These contrasting traits are more accurately described as the Yin and Yang. In our culture male children have been trained to manifest Yang traits, whilst female children have learnt to manifest Yin traits. Both potentials lie within both sexes. If Ms Gahagan is so incensed by the 'male' passion to be 'author of a discovery, father of the brainchild', why hasn't she published her article anonymously, solely in the service of knowledge?

A Mereman
Birsay, Orkney

Cartoon: Cath Jackson
Cartoon: Cath Jackson

Know thy enemy
Mr Halliday (Letters NI 181) says that of course you shouldn't 'print a letter from a South African businessman justifying apartheid'. But of course you should. If you don't know someone's argument, you can't know how best to counter it. We should regard such a businessman as open to reason and therefore persuadable because if we didn't, we should be guilty of something very similar to apartheid ourselves.

Gerry Abbott
University of Mandalay, Burma

Write to reply
Although I was happy to have my article Wages for housework (NI 181) included in your varied and interesting issue on housework, I would like to clarify a few points of confusion which may have been caused by your headlines.

In supposedly summarising my article, the headlines actually attributed to me views which I do not hold.

I do not 'wonder why feminists would rather pay a cleaner than insist that men help with the housework'. I know why. It is because it is less bother. What I don't know is why so much feminist rhetoric blames the exploitation of one group of women (underpaid domestic workers) on another group of women (middle-class career women) without mentioning the middle-class career men who must share equally in the blame for whatever exploitation is taking place.

Nor do I believe that the Wages for Housework Campaign is an 'indictment of the women's movement' any more than is any other campaign that starts from the assumption that domestic work is women's work. A great many campaigns for the 'rights of working mothers' (sic - what other kind of mother is there?) fall into this category, since they simply involve reallocating domestic responsibilities among women while the men carry on as before.

Zoe Fairbairns
London, UK

Romantic rubbish
There are several inaccuracies in the article on housework in Zimbabwe by Yvonne St Claire (NI 181). In fact the recurrent theme in her articles has been to romanticize rural life in a way which is irritating and patronizing.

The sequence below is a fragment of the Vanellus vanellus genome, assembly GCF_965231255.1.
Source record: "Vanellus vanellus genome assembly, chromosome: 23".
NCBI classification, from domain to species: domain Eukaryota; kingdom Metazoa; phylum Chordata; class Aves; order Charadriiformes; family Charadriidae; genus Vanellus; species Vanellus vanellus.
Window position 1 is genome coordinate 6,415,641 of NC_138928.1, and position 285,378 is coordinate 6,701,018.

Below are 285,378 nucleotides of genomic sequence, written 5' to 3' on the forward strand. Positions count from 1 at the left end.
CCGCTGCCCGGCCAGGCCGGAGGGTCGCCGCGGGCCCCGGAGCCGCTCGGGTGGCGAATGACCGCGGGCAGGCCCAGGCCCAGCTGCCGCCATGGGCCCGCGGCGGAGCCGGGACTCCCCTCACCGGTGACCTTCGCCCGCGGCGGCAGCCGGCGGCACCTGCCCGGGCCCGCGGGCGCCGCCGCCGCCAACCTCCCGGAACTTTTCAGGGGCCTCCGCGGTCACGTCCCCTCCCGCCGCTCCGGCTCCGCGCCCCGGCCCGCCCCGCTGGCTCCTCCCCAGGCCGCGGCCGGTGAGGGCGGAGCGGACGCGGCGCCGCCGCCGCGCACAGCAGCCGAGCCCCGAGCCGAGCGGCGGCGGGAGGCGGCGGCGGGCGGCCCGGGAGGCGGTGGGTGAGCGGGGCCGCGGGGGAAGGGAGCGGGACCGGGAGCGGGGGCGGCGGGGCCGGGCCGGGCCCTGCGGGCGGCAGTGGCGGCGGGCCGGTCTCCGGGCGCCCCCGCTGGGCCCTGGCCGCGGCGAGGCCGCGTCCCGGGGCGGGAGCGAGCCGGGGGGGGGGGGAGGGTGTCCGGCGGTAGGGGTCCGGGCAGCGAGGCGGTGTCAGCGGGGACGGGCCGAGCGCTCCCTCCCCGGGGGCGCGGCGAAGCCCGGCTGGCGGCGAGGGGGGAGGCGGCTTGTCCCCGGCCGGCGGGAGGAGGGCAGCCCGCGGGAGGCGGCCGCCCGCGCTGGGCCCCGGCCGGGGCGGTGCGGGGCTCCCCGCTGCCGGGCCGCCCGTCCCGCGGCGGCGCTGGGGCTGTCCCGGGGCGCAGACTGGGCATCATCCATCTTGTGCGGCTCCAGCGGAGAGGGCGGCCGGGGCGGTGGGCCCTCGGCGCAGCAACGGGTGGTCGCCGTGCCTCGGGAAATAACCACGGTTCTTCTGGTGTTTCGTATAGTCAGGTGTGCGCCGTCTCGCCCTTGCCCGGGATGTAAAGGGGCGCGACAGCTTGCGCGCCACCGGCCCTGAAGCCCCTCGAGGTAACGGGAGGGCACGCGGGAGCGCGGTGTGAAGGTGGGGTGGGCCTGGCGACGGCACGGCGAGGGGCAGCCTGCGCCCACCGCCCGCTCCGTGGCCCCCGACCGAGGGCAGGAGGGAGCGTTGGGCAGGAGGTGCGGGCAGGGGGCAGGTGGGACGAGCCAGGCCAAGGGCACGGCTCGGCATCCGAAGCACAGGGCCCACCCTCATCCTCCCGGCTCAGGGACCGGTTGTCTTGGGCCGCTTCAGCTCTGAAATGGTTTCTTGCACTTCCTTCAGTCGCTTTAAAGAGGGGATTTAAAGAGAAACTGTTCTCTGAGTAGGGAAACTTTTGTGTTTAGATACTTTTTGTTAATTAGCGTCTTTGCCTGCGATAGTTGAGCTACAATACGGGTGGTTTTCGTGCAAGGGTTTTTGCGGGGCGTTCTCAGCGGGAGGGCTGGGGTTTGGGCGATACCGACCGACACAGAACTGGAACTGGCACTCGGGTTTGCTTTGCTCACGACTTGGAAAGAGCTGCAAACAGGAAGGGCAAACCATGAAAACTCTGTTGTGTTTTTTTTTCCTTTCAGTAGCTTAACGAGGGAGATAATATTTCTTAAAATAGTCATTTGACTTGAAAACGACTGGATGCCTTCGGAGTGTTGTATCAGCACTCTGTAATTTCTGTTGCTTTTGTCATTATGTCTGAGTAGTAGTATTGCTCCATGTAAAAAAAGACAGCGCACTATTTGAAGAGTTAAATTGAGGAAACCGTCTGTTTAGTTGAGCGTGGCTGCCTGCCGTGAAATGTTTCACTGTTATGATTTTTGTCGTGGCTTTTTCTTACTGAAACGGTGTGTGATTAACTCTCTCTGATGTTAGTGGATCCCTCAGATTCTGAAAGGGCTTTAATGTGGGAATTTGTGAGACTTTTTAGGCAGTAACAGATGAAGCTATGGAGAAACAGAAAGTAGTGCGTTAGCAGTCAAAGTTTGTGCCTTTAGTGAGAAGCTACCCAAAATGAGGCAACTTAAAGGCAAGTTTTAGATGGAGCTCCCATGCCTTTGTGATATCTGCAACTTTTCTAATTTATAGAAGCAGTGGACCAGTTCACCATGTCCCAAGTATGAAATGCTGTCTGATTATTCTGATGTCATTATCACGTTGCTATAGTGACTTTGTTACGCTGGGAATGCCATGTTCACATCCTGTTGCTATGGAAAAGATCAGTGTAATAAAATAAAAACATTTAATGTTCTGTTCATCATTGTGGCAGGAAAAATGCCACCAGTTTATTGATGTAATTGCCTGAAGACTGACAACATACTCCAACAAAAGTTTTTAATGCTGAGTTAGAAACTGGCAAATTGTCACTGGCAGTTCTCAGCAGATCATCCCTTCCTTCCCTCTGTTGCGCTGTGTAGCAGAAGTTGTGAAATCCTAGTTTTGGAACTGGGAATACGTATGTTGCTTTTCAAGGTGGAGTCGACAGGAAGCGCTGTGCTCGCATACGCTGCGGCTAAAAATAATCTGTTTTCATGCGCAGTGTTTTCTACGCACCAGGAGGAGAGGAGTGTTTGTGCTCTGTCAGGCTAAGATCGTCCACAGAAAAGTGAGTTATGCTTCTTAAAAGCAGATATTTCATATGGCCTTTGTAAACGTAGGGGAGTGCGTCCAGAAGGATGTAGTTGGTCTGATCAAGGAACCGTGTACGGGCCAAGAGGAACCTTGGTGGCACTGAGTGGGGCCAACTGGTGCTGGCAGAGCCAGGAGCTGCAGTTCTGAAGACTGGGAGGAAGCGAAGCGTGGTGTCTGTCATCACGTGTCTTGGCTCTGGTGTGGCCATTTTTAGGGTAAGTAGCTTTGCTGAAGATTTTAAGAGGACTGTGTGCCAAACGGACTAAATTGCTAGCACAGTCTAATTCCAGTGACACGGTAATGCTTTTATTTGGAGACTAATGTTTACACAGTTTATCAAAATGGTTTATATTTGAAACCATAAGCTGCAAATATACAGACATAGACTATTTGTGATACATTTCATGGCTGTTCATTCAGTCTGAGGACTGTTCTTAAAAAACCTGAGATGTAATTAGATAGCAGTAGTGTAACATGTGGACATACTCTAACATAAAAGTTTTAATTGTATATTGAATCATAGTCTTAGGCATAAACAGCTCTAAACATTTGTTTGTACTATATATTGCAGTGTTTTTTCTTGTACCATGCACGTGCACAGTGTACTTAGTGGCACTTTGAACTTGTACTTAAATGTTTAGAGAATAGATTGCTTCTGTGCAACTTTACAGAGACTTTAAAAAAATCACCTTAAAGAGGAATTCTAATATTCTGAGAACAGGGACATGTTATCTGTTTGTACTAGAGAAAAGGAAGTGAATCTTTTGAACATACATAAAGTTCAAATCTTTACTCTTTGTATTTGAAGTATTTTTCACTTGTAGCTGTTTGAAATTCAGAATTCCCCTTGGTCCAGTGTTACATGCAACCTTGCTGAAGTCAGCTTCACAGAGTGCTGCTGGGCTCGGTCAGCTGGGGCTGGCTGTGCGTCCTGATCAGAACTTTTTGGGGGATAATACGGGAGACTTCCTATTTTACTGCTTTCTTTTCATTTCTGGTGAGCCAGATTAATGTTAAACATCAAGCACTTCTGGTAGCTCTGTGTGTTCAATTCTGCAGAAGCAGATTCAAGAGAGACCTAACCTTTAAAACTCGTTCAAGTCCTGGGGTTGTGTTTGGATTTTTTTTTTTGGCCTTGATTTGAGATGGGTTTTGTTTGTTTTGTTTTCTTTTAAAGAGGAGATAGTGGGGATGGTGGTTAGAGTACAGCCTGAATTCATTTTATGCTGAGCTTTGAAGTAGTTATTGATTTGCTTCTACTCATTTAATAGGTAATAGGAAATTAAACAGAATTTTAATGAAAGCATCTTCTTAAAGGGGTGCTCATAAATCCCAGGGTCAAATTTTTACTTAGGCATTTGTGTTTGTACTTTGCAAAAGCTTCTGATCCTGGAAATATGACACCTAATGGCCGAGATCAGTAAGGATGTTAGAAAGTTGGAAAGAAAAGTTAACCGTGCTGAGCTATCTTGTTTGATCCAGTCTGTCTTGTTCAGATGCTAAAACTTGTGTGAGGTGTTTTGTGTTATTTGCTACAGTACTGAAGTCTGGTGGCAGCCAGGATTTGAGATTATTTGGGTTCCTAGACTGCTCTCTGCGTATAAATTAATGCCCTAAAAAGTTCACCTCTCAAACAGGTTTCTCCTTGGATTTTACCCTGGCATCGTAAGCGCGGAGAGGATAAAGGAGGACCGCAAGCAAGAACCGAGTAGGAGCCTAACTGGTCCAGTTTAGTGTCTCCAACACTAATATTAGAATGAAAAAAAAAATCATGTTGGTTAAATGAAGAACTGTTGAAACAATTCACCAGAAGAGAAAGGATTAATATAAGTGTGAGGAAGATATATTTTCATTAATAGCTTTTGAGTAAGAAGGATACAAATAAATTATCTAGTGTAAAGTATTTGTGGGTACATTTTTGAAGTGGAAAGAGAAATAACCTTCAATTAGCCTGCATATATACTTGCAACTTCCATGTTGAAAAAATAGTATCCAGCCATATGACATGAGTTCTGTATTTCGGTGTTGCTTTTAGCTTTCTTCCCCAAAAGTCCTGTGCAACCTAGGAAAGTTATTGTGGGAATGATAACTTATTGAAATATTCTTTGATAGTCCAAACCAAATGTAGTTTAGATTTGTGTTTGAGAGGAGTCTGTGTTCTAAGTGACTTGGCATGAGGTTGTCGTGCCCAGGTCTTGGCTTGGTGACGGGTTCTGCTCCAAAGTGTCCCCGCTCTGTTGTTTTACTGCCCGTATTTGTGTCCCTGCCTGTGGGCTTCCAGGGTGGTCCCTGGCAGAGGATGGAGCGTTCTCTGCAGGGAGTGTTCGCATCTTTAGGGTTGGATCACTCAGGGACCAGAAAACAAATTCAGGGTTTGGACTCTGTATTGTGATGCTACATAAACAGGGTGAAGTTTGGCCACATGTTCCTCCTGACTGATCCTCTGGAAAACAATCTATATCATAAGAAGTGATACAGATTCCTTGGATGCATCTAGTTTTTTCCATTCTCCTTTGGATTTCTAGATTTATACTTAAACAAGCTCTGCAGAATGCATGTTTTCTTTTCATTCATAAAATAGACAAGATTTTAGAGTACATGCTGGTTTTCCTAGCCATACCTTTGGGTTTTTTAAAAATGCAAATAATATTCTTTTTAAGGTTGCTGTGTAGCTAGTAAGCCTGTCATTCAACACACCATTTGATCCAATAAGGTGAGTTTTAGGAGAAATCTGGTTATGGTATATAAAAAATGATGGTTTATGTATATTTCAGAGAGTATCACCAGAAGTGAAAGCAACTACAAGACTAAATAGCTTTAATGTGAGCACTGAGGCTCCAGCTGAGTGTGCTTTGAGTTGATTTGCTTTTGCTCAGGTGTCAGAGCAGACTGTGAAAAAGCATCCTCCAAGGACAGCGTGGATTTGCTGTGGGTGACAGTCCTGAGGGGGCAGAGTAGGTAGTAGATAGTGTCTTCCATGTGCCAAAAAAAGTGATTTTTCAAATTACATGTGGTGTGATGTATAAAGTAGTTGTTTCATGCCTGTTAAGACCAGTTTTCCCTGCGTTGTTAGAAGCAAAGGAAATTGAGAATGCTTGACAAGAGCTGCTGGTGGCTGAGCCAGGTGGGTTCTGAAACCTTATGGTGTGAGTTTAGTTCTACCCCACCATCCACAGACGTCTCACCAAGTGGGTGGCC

The rural woman in Zimbabwe is under the control of her husband, his relatives and her relatives. She does not begin to have any major say until she is considered an elder. This system derives from colonialism, prior to which men and women had more equal status. Colonialists imposed their values about the inferior status of women. Under their laws women were minors who could not inherit their fathers' property and had no right to the custody of their children if lobola (bride-price) had already been paid.

Though the legislation has been changed by our current government, this situation continues for the majority of rural women. They cannot consent to life-saving operations for themselves or their children; they need their husband's consent to use contraception; they are told when to stop breast-feeding and when to become pregnant again. Even in agriculture they do not control their earnings.

Chipo Moyo
Harare, Zimbabwe

Fiji fury
The friction between indigenous Fijians and Indians has been caused by the Indian dominance of the economy. Fijians are now in the minority in their own country.

The deposed Government was also very much Indian-dominated. With Indian votes now in the majority, they might have remained in power for the foreseeable future. Does democracy really call for the political aspirations of the indigenous people to take a back seat?

Jeremy L Cole
Midlands, Zimbabwe

AIDS freedom
Regarding your article on AIDS and circumcision (NI 179), there is no widespread circumcision of women in Kenya. Those women afflicted by the disease have been mainly prostitutes working in urban areas American marines and tourists are fond of visiting. Our rural districts are still relatively free from AIDS.

Edmond Maloba
University of Waterloo, Ontario

Male inequality